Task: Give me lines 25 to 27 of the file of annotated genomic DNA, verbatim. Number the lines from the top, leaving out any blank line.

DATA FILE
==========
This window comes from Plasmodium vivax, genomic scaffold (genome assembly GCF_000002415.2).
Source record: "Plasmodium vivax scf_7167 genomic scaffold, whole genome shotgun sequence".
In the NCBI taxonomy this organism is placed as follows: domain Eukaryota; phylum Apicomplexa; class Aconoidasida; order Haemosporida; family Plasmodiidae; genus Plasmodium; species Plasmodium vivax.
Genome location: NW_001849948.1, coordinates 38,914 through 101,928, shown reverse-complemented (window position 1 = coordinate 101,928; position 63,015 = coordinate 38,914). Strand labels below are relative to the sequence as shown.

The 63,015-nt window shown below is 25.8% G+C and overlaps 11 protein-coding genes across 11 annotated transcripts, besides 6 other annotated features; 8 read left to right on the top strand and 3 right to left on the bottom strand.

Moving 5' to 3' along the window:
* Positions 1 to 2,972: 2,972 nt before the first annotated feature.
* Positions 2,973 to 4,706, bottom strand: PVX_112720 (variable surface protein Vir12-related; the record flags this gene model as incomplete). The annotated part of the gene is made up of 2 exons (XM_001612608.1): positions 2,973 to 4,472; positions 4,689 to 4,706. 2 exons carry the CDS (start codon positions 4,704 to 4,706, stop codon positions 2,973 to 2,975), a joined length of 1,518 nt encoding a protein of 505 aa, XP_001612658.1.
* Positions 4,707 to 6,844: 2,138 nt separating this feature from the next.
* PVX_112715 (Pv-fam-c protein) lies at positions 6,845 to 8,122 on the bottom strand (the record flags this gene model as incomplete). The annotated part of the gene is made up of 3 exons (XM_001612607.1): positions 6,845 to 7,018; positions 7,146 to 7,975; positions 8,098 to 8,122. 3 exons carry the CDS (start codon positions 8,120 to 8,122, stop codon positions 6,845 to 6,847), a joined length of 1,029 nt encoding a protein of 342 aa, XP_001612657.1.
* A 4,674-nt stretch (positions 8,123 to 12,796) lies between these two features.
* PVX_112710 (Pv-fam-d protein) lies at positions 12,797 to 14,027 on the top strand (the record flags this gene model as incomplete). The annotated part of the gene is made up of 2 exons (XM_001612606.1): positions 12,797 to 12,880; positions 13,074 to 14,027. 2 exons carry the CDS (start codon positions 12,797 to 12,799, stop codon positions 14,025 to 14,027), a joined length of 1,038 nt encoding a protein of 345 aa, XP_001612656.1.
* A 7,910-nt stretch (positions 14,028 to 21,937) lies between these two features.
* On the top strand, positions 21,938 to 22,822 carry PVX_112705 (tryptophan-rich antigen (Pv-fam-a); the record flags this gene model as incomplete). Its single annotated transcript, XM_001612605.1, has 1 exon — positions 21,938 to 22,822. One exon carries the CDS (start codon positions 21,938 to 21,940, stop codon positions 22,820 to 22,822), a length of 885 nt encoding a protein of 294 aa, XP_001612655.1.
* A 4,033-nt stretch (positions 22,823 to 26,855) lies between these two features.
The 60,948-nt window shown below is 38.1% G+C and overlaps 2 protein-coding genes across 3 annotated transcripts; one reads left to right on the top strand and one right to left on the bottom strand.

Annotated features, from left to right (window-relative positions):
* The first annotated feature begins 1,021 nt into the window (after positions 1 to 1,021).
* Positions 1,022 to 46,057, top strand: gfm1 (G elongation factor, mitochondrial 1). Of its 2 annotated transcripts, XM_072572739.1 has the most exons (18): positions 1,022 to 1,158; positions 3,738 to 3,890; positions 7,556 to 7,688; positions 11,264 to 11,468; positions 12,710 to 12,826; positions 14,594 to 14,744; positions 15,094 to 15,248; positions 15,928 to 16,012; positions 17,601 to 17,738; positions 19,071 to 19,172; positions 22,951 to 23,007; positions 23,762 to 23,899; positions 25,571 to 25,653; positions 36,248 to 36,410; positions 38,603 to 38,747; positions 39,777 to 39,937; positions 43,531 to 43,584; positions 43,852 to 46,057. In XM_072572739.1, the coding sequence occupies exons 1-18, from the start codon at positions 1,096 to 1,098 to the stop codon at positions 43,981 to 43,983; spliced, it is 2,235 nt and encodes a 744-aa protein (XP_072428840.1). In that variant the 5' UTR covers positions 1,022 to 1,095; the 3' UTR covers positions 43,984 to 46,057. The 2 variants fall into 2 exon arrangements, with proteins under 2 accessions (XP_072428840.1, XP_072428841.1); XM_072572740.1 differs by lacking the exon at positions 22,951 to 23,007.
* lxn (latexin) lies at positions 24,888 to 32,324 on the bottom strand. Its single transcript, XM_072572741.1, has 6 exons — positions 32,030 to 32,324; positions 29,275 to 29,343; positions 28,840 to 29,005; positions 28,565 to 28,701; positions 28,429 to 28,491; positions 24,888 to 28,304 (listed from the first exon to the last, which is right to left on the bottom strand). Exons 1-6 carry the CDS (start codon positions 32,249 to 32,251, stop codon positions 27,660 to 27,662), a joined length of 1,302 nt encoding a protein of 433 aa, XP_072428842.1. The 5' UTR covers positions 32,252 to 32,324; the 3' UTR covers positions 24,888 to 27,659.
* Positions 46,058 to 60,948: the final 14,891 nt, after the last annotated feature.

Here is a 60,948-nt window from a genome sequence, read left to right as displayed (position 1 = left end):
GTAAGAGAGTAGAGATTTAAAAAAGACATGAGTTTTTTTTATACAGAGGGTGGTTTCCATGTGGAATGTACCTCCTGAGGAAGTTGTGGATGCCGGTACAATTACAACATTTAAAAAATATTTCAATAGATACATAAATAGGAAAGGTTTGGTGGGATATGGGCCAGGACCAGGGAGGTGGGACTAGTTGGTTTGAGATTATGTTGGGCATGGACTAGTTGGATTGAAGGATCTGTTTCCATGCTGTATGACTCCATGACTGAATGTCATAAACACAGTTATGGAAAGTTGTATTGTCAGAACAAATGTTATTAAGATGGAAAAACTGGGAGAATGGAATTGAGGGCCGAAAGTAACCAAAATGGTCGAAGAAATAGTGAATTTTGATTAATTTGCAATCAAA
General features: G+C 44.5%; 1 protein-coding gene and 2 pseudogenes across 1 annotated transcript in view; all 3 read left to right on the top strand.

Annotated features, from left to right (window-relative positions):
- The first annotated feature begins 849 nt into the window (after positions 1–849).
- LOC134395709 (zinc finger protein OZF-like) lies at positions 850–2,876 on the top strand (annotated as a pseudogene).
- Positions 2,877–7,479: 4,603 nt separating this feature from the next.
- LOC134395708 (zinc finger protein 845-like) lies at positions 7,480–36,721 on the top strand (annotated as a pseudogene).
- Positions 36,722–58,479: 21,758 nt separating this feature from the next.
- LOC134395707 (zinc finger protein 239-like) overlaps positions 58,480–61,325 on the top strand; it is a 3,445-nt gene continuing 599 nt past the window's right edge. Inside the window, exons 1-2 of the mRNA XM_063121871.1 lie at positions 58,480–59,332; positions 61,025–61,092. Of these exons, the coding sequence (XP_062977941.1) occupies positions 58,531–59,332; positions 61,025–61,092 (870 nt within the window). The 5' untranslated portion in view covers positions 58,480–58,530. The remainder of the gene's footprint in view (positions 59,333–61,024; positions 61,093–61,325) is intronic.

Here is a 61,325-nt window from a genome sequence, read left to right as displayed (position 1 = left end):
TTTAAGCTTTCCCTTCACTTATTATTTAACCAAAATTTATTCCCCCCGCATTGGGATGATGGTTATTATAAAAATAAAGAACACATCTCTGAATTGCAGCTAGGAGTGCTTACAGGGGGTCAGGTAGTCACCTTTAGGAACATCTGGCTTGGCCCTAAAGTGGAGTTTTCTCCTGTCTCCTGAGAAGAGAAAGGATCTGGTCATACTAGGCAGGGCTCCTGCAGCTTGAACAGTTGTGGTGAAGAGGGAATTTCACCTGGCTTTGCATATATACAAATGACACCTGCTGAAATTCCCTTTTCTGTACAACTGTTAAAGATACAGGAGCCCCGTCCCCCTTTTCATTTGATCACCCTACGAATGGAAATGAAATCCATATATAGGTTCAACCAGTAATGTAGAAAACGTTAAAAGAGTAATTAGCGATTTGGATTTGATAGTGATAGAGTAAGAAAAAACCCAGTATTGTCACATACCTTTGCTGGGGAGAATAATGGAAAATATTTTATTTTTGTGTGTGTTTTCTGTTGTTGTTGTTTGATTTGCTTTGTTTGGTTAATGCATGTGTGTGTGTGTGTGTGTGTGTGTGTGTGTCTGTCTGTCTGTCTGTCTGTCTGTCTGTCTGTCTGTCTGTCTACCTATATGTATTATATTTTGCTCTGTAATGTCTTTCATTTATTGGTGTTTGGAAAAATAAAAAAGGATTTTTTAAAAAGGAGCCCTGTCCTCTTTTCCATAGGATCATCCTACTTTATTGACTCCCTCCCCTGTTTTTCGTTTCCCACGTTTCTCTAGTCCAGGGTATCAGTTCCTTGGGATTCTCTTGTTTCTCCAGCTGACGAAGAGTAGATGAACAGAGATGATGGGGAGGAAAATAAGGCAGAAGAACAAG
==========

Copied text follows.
Annotated features, from left to right (window-relative positions):
- The first annotated feature begins 849 nt into the window (after positions 1–849).
- LOC134395709 (zinc finger protein OZF-like) lies at positions 850–2,876 on the top strand (annotated as a pseudogene).